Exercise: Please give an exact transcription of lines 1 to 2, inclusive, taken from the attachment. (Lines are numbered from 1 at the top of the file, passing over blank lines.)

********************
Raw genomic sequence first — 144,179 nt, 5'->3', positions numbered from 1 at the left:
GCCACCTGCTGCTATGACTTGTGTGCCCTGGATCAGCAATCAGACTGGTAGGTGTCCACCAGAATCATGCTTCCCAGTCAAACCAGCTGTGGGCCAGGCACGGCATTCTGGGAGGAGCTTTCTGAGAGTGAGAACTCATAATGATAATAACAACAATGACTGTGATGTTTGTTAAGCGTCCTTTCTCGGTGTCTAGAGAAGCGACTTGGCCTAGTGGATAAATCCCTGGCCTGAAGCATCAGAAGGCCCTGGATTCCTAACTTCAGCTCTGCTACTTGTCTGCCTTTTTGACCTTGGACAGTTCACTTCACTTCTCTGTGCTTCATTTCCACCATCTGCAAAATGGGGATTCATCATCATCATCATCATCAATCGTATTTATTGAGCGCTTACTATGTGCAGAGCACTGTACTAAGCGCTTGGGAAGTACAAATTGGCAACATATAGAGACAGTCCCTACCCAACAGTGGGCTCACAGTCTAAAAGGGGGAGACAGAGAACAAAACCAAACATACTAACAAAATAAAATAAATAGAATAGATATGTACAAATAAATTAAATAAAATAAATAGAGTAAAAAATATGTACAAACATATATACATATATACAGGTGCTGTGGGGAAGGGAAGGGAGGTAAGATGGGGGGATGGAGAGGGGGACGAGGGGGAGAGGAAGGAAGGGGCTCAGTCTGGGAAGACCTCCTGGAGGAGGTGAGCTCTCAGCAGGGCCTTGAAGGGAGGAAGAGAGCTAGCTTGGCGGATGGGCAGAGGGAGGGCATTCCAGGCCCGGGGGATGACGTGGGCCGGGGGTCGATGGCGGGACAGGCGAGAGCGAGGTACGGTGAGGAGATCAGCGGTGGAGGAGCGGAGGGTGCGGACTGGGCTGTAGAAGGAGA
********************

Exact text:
Raw genomic sequence first — 144,179 nt, 5'->3', positions numbered from 1 at the left:
GCCACCTGCTGCTATGACTTGTGTGCCCTGGATCAGCAATCAGACTGGTAGGTGTCCACCAGAATCATGCTTCCCAGTCAAACCAGCTGTGGGCCAGGCACGGCATTCTGGGAGGAGCTTTCTGAGAGTGAGAACTCATAATGATAATAACAACAATGACTGTGATGTTTGTTAAGCGTCCTTTCTCGGTGTCTAGAGAAGCGACTTGGCCTAGTGGATAAATCCCTGGCCTGAAGCATCAGAAGGCCCTGGATTCCTAACTTCAGCTCTGCTACTTGTCTGCCTTTTTGACCTTGGACAGTTCACTTCACTTCTCTGTGCTTCATTTCCACCATCTGCAAAATGGGGATTCATCATCATCATCATCATCAATCGTATTTATTGAGCGCTTACTATGTGCAGAGCACTGTACTAAGCGCTTGGGAAGTACAAATTGGCAACATATAGAGACAGTCCCTACCCAACAGTGGGCTCACAGTCTAAAAGGGGGAGACAGAGAACAAAACCAAACATACTAACAAAATAAAATAAATAGAATAGATATGTACAAATAAATTAAATAAAATAAATAGAGTAAAAAATATGTACAAACATATATACATATATACAGGTGCTGTGGGGAAGGGAAGGGAGGTAAGATGGGGGGATGGAGAGGGGGACGAGGGGGAGAGGAAGGAAGGGGCTCAGTCTGGGAAGACCTCCTGGAGGAGGTGAGCTCTCAGCAGGGCCTTGAAGGGAGGAAGAGAGCTAGCTTGGCGGATGGGCAGAGGGAGGGCATTCCAGGCCCGGGGGATGACGTGGGCCGGGGGTCGATGGCGGGACAGGCGAGAGCGAGGTACGGTGAGGAGATCAGCGGTGGAGGAGCGGAGGGTGCGGACTGGGCTGTAGAAGGAGA